5. Eero Saarinen

After World War II, the International Style—the standard for new corporate headquarters and government office buildings worldwide—evolved from the Bauhaus’s straight-line ideology. The mid-century designs by Eero Saarinen were a welcome corrective against the backdrop of corporate homogeneity that essentially transformed the modernist ideal of simplicity. Saarinen used swooping arcs to give his building a sense of soaring transcendence, in contrast to the uniform box embraced by the International Style. This was evident in his 1962 JFK terminal for the now-defunct TWA Airlines. Its exuberant interior and gull-wing roof are still exhilarating. However, Saarinen’s signature feeling of the building taking flight remains, as seen in other works like his 1947 design for St. Louis’s monumental Gateway.

6. Richard Rogers

When the Pompidou Center opened its doors in 1977, it was regarded as the pinnacle of a movement referred to as structural expressionism or high-tech. Richard Rogers, a British architect, was one of the prominent design supporters. The central institution for modern and contemporary art in Paris, this building resembles a structure turned inside out. Its facade, which includes an outside escalator surrounded by glass and climbs the building’s height, comprises its plumbing and heating systems. Rogers used a comparable strategy for one of his most famous structures, the Lloyd’s of London headquarters.

7. Frank Gehry

Thanks to his 1997 design for the Guggenheim Museum branch in Bilbao, Spain, this West Coast architect is currently, without a doubt, the most well-known person in the world. The Guggenheim Bilbao is still the best example of Gehry’s style, which he has applied to numerous commissions, including Disney Hall in Los Angeles and MIT’s Stata Center in Cambridge, Massachusetts, even though he was already well-known in his field as the auteur of billowing forms that seem to defy gravity and the logic of conventional construction methods. The Guggenheim Bilbao, clad in titanium, resembles a giant ship on the Nervión River. The largest city in the Basque Country, where the structure is located, is likewise credited with turning around its fortunes.

8. Norman Foster

An early associate of renowned visionary and geodesic dome inventor Buckminster Fuller, British architect Norman Foster was a lover of Le Corbusier, Frank Lloyd Wright, and Ludwig Mies van der Rohe. Foster must have been influenced by the latter’s tessellated pattern of triangle shapes because his most well-known structures have facades with surface treatments akin to this. Exhibit A is a commercial skyscraper in London’s financial area at 30 St Mary Axe, often known as The Gerkin, which opened for business in 2004. Its pickle-like shape tapering to a point has become a global symbol, connected to London in the same way that Paris is associated with the Eiffel Tower.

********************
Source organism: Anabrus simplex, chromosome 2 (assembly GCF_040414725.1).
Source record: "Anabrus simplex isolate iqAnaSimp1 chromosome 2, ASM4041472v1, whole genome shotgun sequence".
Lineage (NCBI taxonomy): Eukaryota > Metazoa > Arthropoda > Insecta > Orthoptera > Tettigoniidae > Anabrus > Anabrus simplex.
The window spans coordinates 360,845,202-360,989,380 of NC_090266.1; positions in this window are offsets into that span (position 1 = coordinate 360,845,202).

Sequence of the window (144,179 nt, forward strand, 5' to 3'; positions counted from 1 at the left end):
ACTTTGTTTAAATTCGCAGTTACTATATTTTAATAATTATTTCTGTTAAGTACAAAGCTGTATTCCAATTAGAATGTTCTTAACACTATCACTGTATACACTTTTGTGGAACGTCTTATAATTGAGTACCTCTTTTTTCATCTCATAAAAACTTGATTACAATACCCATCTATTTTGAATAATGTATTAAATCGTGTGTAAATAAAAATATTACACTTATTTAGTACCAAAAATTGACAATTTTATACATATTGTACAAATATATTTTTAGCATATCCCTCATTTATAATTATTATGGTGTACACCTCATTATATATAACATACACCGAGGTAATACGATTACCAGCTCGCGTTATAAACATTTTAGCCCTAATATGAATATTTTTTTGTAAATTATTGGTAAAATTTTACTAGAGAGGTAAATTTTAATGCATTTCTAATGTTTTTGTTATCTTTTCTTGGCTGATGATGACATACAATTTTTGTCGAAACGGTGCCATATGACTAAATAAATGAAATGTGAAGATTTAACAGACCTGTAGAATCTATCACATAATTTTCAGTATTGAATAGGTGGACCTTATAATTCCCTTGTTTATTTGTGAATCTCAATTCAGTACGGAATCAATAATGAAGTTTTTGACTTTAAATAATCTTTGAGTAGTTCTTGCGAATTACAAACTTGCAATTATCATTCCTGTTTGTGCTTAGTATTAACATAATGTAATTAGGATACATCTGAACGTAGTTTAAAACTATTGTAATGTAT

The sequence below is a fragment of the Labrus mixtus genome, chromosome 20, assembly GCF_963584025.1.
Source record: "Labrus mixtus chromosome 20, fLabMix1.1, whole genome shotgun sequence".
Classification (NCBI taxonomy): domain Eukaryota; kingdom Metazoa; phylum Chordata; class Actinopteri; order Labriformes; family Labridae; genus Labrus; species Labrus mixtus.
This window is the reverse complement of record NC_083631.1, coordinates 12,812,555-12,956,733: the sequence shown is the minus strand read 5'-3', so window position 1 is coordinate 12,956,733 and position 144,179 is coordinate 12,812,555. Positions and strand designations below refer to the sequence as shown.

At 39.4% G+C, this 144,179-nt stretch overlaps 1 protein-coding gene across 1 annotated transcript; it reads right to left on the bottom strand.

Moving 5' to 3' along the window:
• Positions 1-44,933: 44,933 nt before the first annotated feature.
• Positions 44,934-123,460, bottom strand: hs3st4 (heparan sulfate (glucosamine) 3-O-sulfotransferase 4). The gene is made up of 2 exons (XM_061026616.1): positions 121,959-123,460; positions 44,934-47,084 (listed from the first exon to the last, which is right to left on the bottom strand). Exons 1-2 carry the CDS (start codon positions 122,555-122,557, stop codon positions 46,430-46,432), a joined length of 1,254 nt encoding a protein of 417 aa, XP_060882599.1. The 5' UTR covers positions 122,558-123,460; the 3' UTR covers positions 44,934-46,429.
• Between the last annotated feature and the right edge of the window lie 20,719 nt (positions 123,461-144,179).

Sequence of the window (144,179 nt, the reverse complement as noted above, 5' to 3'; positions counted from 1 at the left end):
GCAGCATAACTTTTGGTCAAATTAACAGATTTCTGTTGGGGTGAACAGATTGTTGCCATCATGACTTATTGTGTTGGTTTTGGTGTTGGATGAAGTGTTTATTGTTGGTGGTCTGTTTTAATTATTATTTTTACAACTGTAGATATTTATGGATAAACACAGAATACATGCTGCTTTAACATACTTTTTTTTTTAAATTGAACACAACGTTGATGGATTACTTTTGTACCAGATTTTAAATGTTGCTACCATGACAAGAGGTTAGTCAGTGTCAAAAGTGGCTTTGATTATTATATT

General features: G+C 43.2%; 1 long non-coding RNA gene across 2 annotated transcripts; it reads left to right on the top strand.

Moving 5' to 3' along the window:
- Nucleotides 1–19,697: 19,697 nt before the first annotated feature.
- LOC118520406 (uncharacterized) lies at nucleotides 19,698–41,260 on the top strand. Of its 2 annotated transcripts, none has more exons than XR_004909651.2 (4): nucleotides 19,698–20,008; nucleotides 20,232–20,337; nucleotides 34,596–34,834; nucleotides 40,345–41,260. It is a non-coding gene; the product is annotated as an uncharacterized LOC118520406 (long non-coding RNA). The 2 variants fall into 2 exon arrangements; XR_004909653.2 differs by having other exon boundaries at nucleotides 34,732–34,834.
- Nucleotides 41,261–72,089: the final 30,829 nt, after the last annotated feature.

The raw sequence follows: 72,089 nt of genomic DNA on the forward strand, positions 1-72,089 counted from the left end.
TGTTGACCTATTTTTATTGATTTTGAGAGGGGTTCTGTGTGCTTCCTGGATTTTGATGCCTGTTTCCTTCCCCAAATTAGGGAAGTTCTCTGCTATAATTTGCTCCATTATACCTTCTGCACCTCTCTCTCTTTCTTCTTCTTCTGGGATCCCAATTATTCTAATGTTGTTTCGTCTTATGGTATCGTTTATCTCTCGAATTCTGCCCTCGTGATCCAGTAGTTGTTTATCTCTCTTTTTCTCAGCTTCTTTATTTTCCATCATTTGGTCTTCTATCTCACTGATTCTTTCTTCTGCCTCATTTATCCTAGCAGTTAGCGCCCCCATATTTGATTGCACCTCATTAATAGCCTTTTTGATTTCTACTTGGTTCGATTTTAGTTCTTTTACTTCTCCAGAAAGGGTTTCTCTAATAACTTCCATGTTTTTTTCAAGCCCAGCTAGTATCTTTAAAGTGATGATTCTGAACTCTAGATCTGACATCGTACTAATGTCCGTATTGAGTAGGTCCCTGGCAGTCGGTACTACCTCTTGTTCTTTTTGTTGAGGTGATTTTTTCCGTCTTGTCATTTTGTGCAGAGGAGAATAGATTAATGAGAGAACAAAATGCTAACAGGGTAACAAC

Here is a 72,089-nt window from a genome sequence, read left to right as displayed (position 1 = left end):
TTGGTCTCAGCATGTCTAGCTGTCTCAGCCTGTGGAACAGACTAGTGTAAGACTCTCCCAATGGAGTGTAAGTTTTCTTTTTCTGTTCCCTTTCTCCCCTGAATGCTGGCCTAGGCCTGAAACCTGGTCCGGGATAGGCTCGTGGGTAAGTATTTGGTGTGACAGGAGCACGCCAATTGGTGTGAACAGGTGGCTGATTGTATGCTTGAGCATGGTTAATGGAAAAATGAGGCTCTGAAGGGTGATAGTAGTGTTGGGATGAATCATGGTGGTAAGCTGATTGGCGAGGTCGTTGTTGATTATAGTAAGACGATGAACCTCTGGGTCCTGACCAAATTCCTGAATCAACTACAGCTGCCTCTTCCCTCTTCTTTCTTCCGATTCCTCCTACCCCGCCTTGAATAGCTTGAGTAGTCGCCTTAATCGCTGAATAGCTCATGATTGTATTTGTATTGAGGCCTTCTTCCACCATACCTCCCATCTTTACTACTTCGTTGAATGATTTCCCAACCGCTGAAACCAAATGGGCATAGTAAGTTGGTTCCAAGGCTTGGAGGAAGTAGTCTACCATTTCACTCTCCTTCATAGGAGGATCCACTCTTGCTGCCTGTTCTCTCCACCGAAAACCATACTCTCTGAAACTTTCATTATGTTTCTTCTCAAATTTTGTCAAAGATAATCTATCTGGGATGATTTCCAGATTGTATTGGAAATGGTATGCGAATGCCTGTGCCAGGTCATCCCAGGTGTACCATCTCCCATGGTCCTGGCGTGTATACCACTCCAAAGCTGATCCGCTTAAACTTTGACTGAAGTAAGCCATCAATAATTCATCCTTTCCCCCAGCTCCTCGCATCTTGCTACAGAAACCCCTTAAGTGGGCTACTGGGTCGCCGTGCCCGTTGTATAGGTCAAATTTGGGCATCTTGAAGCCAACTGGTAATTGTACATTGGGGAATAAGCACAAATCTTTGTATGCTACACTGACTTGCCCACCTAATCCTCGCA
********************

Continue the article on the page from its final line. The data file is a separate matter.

9. Renzo Piano

Unlike other architects on this list, it isn’t known if Italian architect Renzo Piano has a signature style. Instead, his designs have been varied, ranging from the Neo-Brutalism he created for the Whitney Museum’s Meatpacking District headquarters to the exquisite, light-filled Menil Collection in Houston, Texas. Which resembles an overgrown Richard Neutra-designed mid-century home. But his works frequently have an industrial or mechanical aesthetic (he got his start helping Richard Rogers build the Pompidou Center). His most famous structure is the slender, 95-story glass and steel skyscraper known as The Shard in London. It is his largest building to date.

10. Santiago Calatrava

This Spanish architect’s style has been called Neofuturist, yet a more accurate description would be sci-fi baroque. His constructions frequently resemble the ribcages of prehistoric robotic dinosaurs if such things existed. His initiatives undoubtedly received international notice but also developed a reputation for significantly exceeding budgets. Nevertheless, the Transit Hub for the World Trade Center is Calatrava’s most well-known design. He is among the most unique architects of our time. The Transit Hub is a vision in white. Its interior is dominated by a glass oculus allowing sunshine to penetrate its main hall. It opened after years of delays and skyrocketing costs. Coincidentally, Calatrava also owns a Greek Orthodox chapel on the WTC. Which is built to replace the one that was damaged in the 9/11 attacks. Its form is modelled on the well-known Hagia Sofia in Istanbul and is dressed in white.

11. Zaha Hadid